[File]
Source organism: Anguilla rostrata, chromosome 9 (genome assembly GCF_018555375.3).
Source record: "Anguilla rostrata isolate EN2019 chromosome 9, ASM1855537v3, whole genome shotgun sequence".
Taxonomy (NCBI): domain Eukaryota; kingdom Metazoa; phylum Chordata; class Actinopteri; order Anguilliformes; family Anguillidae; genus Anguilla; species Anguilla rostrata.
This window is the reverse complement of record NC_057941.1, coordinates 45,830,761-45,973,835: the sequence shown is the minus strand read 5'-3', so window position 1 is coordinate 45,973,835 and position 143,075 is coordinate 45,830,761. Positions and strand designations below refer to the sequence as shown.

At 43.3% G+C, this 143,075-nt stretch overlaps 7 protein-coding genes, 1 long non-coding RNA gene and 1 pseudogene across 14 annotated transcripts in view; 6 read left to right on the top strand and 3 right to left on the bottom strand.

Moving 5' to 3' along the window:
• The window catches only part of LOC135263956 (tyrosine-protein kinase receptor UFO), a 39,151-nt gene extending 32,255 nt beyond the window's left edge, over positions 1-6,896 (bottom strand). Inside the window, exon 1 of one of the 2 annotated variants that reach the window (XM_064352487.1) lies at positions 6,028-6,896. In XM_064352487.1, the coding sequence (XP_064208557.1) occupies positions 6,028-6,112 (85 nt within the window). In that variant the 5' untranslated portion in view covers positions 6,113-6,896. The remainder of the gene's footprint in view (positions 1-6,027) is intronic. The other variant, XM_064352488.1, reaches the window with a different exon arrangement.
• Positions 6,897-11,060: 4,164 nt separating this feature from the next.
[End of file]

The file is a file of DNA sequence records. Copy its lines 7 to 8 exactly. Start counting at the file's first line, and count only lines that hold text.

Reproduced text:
• The window catches only part of LOC135263956 (tyrosine-protein kinase receptor UFO), a 39,151-nt gene extending 32,255 nt beyond the window's left edge, over positions 1-6,896 (bottom strand). Inside the window, exon 1 of one of the 2 annotated variants that reach the window (XM_064352487.1) lies at positions 6,028-6,896. In XM_064352487.1, the coding sequence (XP_064208557.1) occupies positions 6,028-6,112 (85 nt within the window). In that variant the 5' untranslated portion in view covers positions 6,113-6,896. The remainder of the gene's footprint in view (positions 1-6,027) is intronic. The other variant, XM_064352488.1, reaches the window with a different exon arrangement.
• Positions 6,897-11,060: 4,164 nt separating this feature from the next.